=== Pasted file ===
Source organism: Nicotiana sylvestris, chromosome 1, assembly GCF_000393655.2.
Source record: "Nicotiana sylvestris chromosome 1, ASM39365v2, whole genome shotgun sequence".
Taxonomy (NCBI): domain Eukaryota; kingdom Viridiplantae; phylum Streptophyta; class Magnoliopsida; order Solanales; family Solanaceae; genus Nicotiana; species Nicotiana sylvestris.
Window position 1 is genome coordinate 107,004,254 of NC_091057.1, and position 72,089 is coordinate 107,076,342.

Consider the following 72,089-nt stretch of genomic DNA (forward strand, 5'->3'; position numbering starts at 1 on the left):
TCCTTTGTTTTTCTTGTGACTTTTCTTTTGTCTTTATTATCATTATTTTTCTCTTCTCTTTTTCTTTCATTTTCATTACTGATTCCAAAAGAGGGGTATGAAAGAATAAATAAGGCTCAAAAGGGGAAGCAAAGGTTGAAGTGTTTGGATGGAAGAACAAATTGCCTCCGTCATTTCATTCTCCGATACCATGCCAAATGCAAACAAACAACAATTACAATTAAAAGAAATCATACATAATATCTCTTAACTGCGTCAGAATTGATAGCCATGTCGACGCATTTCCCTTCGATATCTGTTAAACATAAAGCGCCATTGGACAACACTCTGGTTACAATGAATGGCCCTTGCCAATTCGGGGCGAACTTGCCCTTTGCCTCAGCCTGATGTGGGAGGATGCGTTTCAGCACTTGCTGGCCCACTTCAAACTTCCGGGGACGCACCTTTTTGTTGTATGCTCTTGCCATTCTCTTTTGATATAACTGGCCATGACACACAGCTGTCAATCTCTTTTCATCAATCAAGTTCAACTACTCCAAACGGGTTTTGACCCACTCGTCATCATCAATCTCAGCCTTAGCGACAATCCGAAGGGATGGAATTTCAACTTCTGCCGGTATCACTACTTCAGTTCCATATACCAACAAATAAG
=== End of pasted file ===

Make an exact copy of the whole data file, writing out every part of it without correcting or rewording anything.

Source organism: Nicotiana sylvestris, chromosome 1, assembly GCF_000393655.2.
Source record: "Nicotiana sylvestris chromosome 1, ASM39365v2, whole genome shotgun sequence".
Taxonomy (NCBI): domain Eukaryota; kingdom Viridiplantae; phylum Streptophyta; class Magnoliopsida; order Solanales; family Solanaceae; genus Nicotiana; species Nicotiana sylvestris.
Window position 1 is genome coordinate 107,004,254 of NC_091057.1, and position 72,089 is coordinate 107,076,342.

Consider the following 72,089-nt stretch of genomic DNA (forward strand, 5'->3'; position numbering starts at 1 on the left):
TCCTTTGTTTTTCTTGTGACTTTTCTTTTGTCTTTATTATCATTATTTTTCTCTTCTCTTTTTCTTTCATTTTCATTACTGATTCCAAAAGAGGGGTATGAAAGAATAAATAAGGCTCAAAAGGGGAAGCAAAGGTTGAAGTGTTTGGATGGAAGAACAAATTGCCTCCGTCATTTCATTCTCCGATACCATGCCAAATGCAAACAAACAACAATTACAATTAAAAGAAATCATACATAATATCTCTTAACTGCGTCAGAATTGATAGCCATGTCGACGCATTTCCCTTCGATATCTGTTAAACATAAAGCGCCATTGGACAACACTCTGGTTACAATGAATGGCCCTTGCCAATTCGGGGCGAACTTGCCCTTTGCCTCAGCCTGATGTGGGAGGATGCGTTTCAGCACTTGCTGGCCCACTTCAAACTTCCGGGGACGCACCTTTTTGTTGTATGCTCTTGCCATTCTCTTTTGATATAACTGGCCATGACACACAGCTGTCAATCTCTTTTCATCAATCAAGTTCAACTACTCCAAACGGGTTTTGACCCACTCGTCATCATCAATCTCAGCCTTAGCGACAATCCGAAGGGATGGAATTTCAACTTCTGCCGGTATCACTACTTCAGTTCCATATACCAACAAATAAG